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book cover: choosing the right domain name

Choosing the Right Domain Name:
a Marketing Perspective

all you need to know about domain names (and some you don't need to know, but is interesting anyway)


CHAPTER 3.05
CHOOSING THE RIGHT DOMAIN NAME FOR A NEW COMPANY

In many ways this is easier than choosing a domain name for an existing company in that the marketer starts with a blank sheet of paper. As stated in the previous section, the nature of the business will largely determine the importance of the domain name. Needless to say, if the web is to play a significant role in the marketing of my new venture I would look for a company name that has not already been registered as a domain name. For the small to medium firm that trades predominantly offline, the chances are that the 'best' business name will also be the best domain name - and it will be available to register (as in my Hallam's of Immingham example).

In the case of the new venture, there is something of a chicken and egg situation - as in, 'what comes first, the domain name or the company name?' Well, for the offline company that will have a website as an element of its marketing efforts I would go with the best company name and see if the best domain name is available for it. Going back to Mr Hallam in the previous section, let's say he is starting a new haulage business - so we are talking about a name that will be displayed on 40 foot trailers as well as two-inch business cards. In which case he could call his business simply 'Hallam's', 'Hallam's of Immingham' 'Hallam's Transport', ' Hallam's Haulage', 'Hallam's Freight', 'Hallam's Transport of Immingham' ... well, you get my drift. If I were his marketing advisor I would say pick whichever name you like best, and then check to see if the domain name was available. If it wasn't (and that would suggest a business of that name already exists and so would be a problem when registering the company for legal purposes), then go to the second choice company name and check that domain name. Naturally, suffixes will come into the equation. If there is already an American company called Smith's of Washington with the domain name smithsofwashington.com, then a company in Washington, England could quite easily use smithsofwashington.co.uk (yes American readers, our Washington is where your George's family - and name - originated).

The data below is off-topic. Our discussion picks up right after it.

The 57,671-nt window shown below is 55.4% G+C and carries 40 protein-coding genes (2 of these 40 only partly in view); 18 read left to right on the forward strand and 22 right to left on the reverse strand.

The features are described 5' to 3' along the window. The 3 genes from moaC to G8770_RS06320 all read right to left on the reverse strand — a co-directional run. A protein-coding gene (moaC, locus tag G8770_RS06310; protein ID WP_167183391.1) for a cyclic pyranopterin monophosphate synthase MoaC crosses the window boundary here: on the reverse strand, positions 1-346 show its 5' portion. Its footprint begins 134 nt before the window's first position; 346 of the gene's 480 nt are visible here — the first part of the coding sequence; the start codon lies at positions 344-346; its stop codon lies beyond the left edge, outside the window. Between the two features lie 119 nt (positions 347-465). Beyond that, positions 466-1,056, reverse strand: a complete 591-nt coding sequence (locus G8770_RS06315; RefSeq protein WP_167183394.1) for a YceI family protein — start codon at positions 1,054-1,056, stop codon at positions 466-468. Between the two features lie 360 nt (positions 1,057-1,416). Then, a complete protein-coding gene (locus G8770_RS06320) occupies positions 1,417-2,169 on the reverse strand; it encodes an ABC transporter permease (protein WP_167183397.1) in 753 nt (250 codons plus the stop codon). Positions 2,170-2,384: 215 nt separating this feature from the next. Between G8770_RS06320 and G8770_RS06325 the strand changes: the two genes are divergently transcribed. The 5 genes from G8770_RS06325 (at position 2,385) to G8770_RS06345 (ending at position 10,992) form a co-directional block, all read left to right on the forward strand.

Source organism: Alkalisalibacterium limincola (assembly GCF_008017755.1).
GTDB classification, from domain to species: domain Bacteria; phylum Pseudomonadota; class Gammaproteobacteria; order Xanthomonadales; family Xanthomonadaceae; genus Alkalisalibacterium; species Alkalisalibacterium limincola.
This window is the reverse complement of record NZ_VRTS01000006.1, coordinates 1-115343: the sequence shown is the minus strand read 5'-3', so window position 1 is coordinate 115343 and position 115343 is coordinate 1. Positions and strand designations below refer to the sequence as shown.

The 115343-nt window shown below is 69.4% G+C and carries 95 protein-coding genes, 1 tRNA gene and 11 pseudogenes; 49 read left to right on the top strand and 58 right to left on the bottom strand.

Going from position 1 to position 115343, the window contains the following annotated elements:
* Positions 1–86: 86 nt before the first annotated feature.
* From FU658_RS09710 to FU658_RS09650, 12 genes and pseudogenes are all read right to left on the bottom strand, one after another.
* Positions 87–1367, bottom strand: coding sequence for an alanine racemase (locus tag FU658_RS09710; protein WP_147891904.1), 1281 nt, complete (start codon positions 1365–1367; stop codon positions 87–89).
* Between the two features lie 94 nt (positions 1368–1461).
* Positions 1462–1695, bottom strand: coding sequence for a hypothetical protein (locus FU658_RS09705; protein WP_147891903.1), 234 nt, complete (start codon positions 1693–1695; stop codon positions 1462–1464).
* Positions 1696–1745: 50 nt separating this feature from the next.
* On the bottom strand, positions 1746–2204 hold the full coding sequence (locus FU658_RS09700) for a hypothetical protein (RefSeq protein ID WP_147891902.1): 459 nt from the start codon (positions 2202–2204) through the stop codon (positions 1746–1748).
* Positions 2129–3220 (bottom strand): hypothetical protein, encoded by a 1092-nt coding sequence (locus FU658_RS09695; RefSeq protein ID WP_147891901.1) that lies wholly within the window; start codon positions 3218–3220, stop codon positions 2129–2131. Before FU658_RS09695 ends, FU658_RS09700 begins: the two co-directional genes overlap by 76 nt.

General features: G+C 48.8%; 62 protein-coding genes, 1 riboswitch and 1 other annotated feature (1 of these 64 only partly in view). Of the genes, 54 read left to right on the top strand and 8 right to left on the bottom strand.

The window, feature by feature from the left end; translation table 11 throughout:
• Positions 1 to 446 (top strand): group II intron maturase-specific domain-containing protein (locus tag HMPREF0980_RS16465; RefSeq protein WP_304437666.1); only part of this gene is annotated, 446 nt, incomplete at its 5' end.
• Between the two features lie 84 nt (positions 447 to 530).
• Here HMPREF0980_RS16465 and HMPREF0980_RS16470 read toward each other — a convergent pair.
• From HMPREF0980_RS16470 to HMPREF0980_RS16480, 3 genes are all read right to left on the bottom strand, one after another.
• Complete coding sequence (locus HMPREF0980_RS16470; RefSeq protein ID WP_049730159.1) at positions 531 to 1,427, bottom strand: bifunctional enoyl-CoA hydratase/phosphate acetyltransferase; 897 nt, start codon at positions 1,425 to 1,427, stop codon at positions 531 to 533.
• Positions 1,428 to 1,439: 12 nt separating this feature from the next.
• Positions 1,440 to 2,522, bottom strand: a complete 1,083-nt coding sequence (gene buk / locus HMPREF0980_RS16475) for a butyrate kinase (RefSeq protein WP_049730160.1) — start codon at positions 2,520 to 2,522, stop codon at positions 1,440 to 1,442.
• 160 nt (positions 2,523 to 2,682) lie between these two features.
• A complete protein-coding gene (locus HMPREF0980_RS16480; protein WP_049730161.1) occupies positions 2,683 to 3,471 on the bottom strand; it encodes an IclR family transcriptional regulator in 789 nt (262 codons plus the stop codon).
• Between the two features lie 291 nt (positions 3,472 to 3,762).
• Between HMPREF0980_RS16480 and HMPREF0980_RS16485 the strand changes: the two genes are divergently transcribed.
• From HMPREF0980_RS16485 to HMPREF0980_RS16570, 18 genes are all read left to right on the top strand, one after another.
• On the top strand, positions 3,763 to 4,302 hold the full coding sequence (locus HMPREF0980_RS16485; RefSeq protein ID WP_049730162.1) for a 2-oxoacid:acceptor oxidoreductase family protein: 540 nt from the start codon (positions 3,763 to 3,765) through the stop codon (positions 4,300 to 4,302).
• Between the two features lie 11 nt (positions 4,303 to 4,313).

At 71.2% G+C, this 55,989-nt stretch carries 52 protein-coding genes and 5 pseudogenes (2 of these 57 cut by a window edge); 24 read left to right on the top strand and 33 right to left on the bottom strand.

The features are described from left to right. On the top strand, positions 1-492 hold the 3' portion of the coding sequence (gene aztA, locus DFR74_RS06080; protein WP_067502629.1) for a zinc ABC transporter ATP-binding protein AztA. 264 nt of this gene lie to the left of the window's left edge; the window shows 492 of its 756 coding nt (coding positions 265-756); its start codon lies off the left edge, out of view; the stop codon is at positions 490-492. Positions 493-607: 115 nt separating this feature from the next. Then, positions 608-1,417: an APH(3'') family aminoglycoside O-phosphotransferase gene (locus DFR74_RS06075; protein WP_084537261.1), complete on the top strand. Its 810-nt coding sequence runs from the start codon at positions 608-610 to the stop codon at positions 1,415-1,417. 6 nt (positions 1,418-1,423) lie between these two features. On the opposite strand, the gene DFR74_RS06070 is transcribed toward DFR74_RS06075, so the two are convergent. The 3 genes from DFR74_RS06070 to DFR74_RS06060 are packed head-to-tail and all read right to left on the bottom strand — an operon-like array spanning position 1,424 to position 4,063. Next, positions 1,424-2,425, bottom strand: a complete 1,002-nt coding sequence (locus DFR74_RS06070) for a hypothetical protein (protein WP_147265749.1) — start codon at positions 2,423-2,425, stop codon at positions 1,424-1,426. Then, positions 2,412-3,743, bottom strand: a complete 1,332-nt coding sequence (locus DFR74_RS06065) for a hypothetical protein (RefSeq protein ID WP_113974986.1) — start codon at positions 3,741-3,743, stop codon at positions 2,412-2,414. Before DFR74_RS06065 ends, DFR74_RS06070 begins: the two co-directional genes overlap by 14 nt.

It is the availability of suitable domain names on pertinent suffixes that is one of the primary reasons for Greek, Latin or totally made-up words being used by new companies and those launching new subsidiaries or re-branding themselves in the marketplace. Such words are unlikely to have been registered as domain names. Another alternative - if the money is available - is to buy an existing generic name around which your entire business, website and brand will be built. In this scenario, the company name will effectively become the brand - and so in all of the discussion and research into a suitable brand name, the availability of domain names will be a significant factor in that decision-making process. For the company that trades globally (or plans to), there is the additional problem of having the domain name available in a selection of suffixes - indeed, perhaps every suffix. It is in this latter scenario where the domain name question is inextricably linked to the business strategy of the proposed venture. For example, when expanding into international markets, the key marketing problem is 'do you localize or standardize your marketing mix?' Allied to this in the digital age is 'do you localize of standardize your web presence?' Though the issue is somewhat more complex than I am suggesting here, the normal practice would be that localized website would sit on the local suffix of the domain name, and standardized sites would be based on extensions of the 'home' domain - usually a .com.

It is for the localized web presence that the 'invented' word comes into its own. Examples of such names include:

* The name chosen for the web presence representing an ensemble of European airlines: opodo. Apart from reading the same upside down (a good idea for a passenger jet?), I can only guess that this made up word had not been registered as a domain name anywhere in the world. It certainly has no logical connection with flying or air transport.
* After a rather acrimonious split from its 'parent' (Arthur Andersen) some years earlier, in 2001 Andersen Consulting decided to make that break even more obvious by re-branding itself as Accenture. Although the PR at the time suggested the name was derived from 'accent on the future', I can't help but think that the lack of trademarks and domain names anywhere in the world for the made-up name played a part in the decision-making process.

A postscript to the suggestion of using made-up words as company names would be to avoid deliberate misspellings. Much of the reason why is covered in chapter 3.17 where I address text and SMS abbreviations in domain names, but I'll sum it up in one word. Unprofessional.

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Copyright copyright 2009 Alan Charlesworth. All rights reserved.
International Standard Book Number: 978-1-4452-0538-0
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